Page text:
on March 14, 2003
This volume is by far the best one so far. The first book ("Tales of Neveryon") was a bunch of neat stories with ulterior meanings that were sometimes obvious and sometimes no so obvious, and the second novel was good but meandered a bit more than it needed to. Here, however, it all comes together. Delany seems far more focused here than in the other volumes. In the earlier stories Delany seemed more experimental than anything else, cloaking a variety of topics in the sword and sorcery genre just to see if he could, in this volume he's decided to explore subjects that mean a lot more personally to him, and this causes an incredible jump in quality (which was high to begin with). The three stories are uniformly excellent here, and all are vastly different. Delany seems to be trying to look into the nature of reality and myth here, trying to figure out the difference between what is "real" and what people perceive and how it might get like that. This is more intellectual stuff than fantasy is normally used to, and far from the typical "good vs evil" simplicities that usually inhabit the fantasy genre. The reason Delany can pull this off is because the fantasy here feels "real" when he focuses on minor events and characters who are really just regular people it gives the story added weight. His Neveryon comes across as a real place with an active and complex culture, from the admirable to the hedonistic. He's probably also the first to inject homosexuality into fantasy, in all its forms, which is something that has always been noticably absent from fantasy over the years (not that it needs to be there, but it's about the only major genre to not even acknowledge it . . . except for the usual fey, pale, lisping princes and the like . . .) and is very prominent in this volume, moreso than the others, which it was acknowledged but not really addressed. The last story especially "The Tale of Plagues and Carnivals" is really an amazing story, nominally about the emergence of an AIDS like illness into Neveryon while also an account of Delany's experiences in NY in the early eighties when AIDS was first becoming more prevalent. He captures both times well and the story jumps back and forth from his recollections to Neveryon to his thoughts on writing the book and eventually does a lot to blur the line between our world and Neveryon. It alone is worth the purchase of the volume. Overall these stories are some of his best post-"Dhalgren" work and for anyone who thinks that fantasy can be more relevant than beating up trolls, they owe it to themselves to track down this series.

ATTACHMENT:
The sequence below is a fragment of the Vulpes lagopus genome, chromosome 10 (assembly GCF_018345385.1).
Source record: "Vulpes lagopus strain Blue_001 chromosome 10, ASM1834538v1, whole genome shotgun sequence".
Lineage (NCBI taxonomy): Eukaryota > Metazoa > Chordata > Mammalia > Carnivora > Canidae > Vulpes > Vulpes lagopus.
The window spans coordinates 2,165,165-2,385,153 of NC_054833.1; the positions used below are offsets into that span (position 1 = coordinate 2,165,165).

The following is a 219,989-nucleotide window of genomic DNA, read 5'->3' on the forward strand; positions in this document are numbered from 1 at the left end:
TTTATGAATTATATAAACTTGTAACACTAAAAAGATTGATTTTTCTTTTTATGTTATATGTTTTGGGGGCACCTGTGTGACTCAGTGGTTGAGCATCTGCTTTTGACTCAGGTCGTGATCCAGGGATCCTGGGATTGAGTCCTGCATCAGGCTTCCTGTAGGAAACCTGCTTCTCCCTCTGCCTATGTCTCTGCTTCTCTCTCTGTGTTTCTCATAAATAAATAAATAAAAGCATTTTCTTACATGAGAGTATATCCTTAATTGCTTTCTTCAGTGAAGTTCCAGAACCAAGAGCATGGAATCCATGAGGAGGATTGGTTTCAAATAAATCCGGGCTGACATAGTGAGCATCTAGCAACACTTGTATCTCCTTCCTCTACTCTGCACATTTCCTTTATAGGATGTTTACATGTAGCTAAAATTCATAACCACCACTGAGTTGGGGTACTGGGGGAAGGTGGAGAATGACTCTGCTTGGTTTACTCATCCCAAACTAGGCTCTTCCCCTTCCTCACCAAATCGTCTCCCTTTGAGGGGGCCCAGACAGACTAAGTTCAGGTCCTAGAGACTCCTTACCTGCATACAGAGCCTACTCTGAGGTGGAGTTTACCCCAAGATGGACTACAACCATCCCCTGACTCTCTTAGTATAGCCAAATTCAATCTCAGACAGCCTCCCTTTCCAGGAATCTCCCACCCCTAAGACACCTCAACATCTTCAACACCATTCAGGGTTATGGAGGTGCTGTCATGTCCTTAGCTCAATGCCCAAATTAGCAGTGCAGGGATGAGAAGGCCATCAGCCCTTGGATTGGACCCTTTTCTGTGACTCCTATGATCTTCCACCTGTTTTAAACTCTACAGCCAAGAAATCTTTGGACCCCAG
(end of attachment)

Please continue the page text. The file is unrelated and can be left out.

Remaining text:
on June 13, 2009
Delany's "Tale of Plagues and Carnivals" (a tale in "Flight from Nevèrÿon"), is a milestone in American literary history insofar as it was one of the first works of fiction, perhaps the first, at least among those we know of because they were subsequently published, to be informed by the beginning of the modern AIDS pandemic, the inauguration of the manuscript having been inspired by AIDS before the disease even had name.
It is interesting to me that so much fantasy is obviously more inspired by the medieval era than any other, in which disease and plague were significant factors in the lives of everyone and shaped the imagination of the people of that day, and yet disease and plague go virtually unmentioned, certainly rarely detailed, in most published fantasy writing.
This is not to suggest that disease or plague is a major factor throughout the four-book Nevèrÿon series. But in focusing one of the Nevèrÿon tales, and a particularly haunting one, specifically on disease--including its social context in a pre-modern, urban, fantasy setting--and in managing to make that tale so compelling, Delany becomes all the more noteworthy as a fantasy writer.